Once you’ve decided a baker’s percentage to base your recipe from, you’ll need to consider which ingredients you use. I often revert to the country that the bread originated from when selecting the flour. It’s a great way to make it more authentic. When it comes to the other ingredients, there are a few other factors to consider, cost and accessibility to diets.
Keeping costs down
If you’re selling your bread you might want to see if you can lower the cost of production to improve your profits. Trading ingredients for cheaper alternatives, increasing the water content and accelerating the production time lowers costs.
Allergy and diet controls
Making your bread suitable for vegetarians and vegans expands your appeal. This is likely to be even more important in the next few years. Replacing ingredients for animal-free dough improvers will make your bread suitable for vegetarians. Using dairy free ingredients will make it available for vegans.
Achieving the perfect mixing time and first rise
The amount of mixing is dependent on the required amount of dough maturity that’s required. For example, when intending to have a short bulk fermentation period, a longer, more intense mix is used. But if I’m making a sourdough bread or a type of bread that’s going to have an overnight rise in the fridge, I’ll reduce the mixing time.
What I don’t want is the dough to be overdeveloped by the time it comes to shaping. And of course I want to avoid it being underdeveloped.
Basic mixing time
Unless I know the timings I need, I’ll start with kneading for 5 minutes at a slow speed, followed by 5 minutes fast. This won’t reach the windowpane stage, but then again it won’t be under developed.
Bulk fermentation time
When deciding on the bulk fermentation we should also consider the length of time it will rise the second time as well. The following will impact this:
- The levain used, the amount of levain used
- The temperature of the dough and the room
- The amount of mixing the dough
It’s not an exact science, so it’s important that you know how to read dough before you start attempting to write your own bread recipe!
Here’s a table that you may find helpful. It shows how mixing, bulk fermentation and final proofing impact the timings of the dough.
|Straight dough||Straight dough with autolyse||Dough with preferment||Long kneaded – short bulk||Low yeast artisan method||No knead cold bulk fermentation|
The proof level
Perfecting the final proof on a new recipe often takes a few attempts! A ¾ proof (or less) encourages more rips in the dough which can look attractive and often a higher oven spring. Though under proofing is more likely to lead to an uneven crumb or tunnelling.
As you approach a fuller proof, the dough has more risk of over-proofing. Yet, if perfected, a more even crumb is more likely to be achieved.
Scoring and baking the bake
I tend to switch and change my scoring design at home. You can experiment with a few bread scoring patterns and decide which one you like. Alternatively, if you have a design in mind, you can focus on perfecting the angle and depth of your cuts.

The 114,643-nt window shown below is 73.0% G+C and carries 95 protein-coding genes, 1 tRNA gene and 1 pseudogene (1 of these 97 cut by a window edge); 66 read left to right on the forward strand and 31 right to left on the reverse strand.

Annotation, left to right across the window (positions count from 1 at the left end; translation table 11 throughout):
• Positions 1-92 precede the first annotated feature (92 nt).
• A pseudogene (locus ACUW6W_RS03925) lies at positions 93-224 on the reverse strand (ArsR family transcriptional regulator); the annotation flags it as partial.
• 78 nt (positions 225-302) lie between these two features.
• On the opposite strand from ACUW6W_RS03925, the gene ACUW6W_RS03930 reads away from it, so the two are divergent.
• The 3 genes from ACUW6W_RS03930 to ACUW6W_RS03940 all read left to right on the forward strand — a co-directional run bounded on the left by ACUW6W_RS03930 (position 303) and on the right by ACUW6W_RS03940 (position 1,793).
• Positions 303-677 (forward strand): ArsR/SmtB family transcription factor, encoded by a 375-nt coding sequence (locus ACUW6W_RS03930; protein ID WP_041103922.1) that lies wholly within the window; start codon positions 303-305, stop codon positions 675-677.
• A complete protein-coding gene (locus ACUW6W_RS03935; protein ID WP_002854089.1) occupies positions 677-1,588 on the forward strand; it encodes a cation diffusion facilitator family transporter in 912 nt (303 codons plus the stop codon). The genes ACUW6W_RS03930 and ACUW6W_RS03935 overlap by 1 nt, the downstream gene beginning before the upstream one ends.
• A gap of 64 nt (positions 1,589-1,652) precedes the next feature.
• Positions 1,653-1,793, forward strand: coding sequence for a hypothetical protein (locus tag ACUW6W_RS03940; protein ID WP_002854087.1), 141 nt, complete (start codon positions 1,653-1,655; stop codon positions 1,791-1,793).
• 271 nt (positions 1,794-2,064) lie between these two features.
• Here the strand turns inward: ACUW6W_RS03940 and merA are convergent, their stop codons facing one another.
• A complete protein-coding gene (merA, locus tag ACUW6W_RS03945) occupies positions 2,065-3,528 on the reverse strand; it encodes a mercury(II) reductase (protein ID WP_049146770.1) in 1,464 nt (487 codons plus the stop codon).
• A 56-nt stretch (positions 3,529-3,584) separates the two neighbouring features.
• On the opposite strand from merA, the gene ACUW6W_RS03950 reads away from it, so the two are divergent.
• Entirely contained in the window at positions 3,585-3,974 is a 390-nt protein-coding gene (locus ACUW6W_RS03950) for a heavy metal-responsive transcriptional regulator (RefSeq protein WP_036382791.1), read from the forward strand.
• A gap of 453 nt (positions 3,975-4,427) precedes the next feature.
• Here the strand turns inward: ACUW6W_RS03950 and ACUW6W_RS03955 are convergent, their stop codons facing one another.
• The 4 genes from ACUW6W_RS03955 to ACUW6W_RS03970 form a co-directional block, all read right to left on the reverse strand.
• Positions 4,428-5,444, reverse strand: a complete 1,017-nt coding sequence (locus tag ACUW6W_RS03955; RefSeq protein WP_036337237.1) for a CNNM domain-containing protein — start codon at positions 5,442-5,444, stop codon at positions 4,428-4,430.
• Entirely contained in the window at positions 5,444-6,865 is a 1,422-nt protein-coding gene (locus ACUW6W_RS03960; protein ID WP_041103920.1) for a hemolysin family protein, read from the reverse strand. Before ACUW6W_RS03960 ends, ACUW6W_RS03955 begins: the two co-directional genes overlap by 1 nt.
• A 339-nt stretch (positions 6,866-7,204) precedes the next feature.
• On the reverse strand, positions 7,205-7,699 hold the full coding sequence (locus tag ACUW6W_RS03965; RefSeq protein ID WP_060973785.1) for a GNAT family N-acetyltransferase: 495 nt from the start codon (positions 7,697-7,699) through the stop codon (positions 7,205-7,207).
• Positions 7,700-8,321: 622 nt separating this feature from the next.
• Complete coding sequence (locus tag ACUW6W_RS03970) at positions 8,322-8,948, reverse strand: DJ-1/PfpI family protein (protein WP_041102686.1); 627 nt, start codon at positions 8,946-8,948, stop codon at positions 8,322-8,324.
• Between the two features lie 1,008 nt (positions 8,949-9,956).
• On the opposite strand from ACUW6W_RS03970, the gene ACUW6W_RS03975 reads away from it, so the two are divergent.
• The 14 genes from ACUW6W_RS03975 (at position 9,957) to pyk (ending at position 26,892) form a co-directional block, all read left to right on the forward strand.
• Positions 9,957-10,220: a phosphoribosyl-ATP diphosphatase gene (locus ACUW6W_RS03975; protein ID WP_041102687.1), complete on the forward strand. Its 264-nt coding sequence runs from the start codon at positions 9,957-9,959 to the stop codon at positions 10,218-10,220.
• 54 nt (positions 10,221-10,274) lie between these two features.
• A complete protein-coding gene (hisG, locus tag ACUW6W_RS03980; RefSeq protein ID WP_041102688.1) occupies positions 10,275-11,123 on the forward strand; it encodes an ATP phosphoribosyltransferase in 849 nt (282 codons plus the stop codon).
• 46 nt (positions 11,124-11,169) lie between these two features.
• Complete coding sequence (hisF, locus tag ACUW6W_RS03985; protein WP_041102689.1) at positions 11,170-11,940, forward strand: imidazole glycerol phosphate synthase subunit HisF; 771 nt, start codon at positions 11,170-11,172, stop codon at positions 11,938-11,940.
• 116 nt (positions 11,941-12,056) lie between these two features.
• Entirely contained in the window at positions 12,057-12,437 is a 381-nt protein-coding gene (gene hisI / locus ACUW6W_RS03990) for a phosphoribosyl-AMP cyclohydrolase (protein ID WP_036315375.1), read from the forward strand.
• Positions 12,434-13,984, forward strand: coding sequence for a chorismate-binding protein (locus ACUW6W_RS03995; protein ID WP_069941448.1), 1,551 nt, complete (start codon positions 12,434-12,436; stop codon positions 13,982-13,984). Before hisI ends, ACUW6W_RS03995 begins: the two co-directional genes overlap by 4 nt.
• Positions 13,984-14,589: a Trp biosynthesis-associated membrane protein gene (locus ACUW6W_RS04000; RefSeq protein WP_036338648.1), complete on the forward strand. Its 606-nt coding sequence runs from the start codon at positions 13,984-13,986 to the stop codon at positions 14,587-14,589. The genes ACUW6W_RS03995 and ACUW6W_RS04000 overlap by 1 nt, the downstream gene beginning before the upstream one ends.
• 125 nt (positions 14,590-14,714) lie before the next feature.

In most instances you’ll be cutting right before you bake. But occasionally you might want to score the dough straight after shaping. Scoring at this point can entitle the bread to really open cuts. But it might also be necessary if the bread has a lot of fat or sweeteners in it. In this case the dough will get very sticky. So much so, that it will be impossible to cut after proofing.
Putting it together
Now you’ve got your plan for your bread recipe. It’s time to give it a go in a trial run!
Here you’ll give your recipe it’s first go, making adjustments on the fly. Need more water, add it. Need to shorten the first rise, do it. Wish you’d added more yeast, make a note of it.
Whatever changes you make, or wish you’d made, remember to adjust the recipe for next time.
Inspecting the bread
After it’s cooled, cut through the bread. Here you can inspect the properties of the crust and crumb. You should also taste it!
What you are looking for is if the texture is correct, if not, the most likely solution is changing the method. If it’s the flavour you are not happy with, look to tweak the baker’s percentage of the ingredients.
You can also change or add ingredients to the recipe. This will likely have an impact on both texture and flavour.
If you need any help here, you can see my how to improve your bread page for some common bread fixes.
Perfecting a new recipe
Now it’s a case of bake, review, and bake again until you get it right.
This stage can take a few attempts. My pain campaillou recipe took a couple of years to perfect. Whereas, I mastered the three seeded bread (with polish) on the first attempt and have never changed it!
Keep trying until you master it! But try not to get stressed about it if you can’t get it exactly as you wanted. It’s likely that others will think it’s amazing.
Then share your bread with the world!